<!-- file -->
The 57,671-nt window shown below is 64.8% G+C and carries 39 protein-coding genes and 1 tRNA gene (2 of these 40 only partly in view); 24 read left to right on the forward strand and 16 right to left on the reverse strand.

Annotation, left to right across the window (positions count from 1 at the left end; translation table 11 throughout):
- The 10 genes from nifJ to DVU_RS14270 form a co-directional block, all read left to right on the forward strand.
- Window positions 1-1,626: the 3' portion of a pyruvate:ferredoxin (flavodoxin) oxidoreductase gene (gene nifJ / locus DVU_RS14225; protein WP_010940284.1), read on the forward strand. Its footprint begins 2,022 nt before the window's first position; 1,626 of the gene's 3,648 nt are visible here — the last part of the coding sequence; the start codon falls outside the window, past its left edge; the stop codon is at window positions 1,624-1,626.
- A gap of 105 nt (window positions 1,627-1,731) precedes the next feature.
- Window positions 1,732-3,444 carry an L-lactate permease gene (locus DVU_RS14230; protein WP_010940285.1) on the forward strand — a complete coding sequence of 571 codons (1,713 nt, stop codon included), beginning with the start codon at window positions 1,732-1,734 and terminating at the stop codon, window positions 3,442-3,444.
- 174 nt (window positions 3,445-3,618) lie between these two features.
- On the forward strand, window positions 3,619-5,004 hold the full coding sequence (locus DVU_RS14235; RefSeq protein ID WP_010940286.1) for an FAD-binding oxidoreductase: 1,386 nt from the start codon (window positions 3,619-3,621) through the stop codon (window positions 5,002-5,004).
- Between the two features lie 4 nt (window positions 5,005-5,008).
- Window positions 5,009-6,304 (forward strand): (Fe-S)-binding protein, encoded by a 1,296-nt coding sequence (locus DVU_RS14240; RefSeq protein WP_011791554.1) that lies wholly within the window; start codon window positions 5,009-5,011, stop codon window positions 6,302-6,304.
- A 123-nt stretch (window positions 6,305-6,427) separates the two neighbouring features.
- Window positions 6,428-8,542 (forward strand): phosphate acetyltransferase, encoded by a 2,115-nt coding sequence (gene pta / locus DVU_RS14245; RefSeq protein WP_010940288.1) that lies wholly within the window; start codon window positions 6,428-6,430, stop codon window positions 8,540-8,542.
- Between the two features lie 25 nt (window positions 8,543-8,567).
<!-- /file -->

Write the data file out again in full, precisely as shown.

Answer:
The 57,671-nt window shown below is 64.8% G+C and carries 39 protein-coding genes and 1 tRNA gene (2 of these 40 only partly in view); 24 read left to right on the forward strand and 16 right to left on the reverse strand.

Annotation, left to right across the window (positions count from 1 at the left end; translation table 11 throughout):
- The 10 genes from nifJ to DVU_RS14270 form a co-directional block, all read left to right on the forward strand.
- Window positions 1-1,626: the 3' portion of a pyruvate:ferredoxin (flavodoxin) oxidoreductase gene (gene nifJ / locus DVU_RS14225; protein WP_010940284.1), read on the forward strand. Its footprint begins 2,022 nt before the window's first position; 1,626 of the gene's 3,648 nt are visible here — the last part of the coding sequence; the start codon falls outside the window, past its left edge; the stop codon is at window positions 1,624-1,626.
- A gap of 105 nt (window positions 1,627-1,731) precedes the next feature.
- Window positions 1,732-3,444 carry an L-lactate permease gene (locus DVU_RS14230; protein WP_010940285.1) on the forward strand — a complete coding sequence of 571 codons (1,713 nt, stop codon included), beginning with the start codon at window positions 1,732-1,734 and terminating at the stop codon, window positions 3,442-3,444.
- 174 nt (window positions 3,445-3,618) lie between these two features.
- On the forward strand, window positions 3,619-5,004 hold the full coding sequence (locus DVU_RS14235; RefSeq protein ID WP_010940286.1) for an FAD-binding oxidoreductase: 1,386 nt from the start codon (window positions 3,619-3,621) through the stop codon (window positions 5,002-5,004).
- Between the two features lie 4 nt (window positions 5,005-5,008).
- Window positions 5,009-6,304 (forward strand): (Fe-S)-binding protein, encoded by a 1,296-nt coding sequence (locus DVU_RS14240; RefSeq protein WP_011791554.1) that lies wholly within the window; start codon window positions 5,009-5,011, stop codon window positions 6,302-6,304.
- A 123-nt stretch (window positions 6,305-6,427) separates the two neighbouring features.
- Window positions 6,428-8,542 (forward strand): phosphate acetyltransferase, encoded by a 2,115-nt coding sequence (gene pta / locus DVU_RS14245; RefSeq protein WP_010940288.1) that lies wholly within the window; start codon window positions 6,428-6,430, stop codon window positions 8,540-8,542.
- Between the two features lie 25 nt (window positions 8,543-8,567).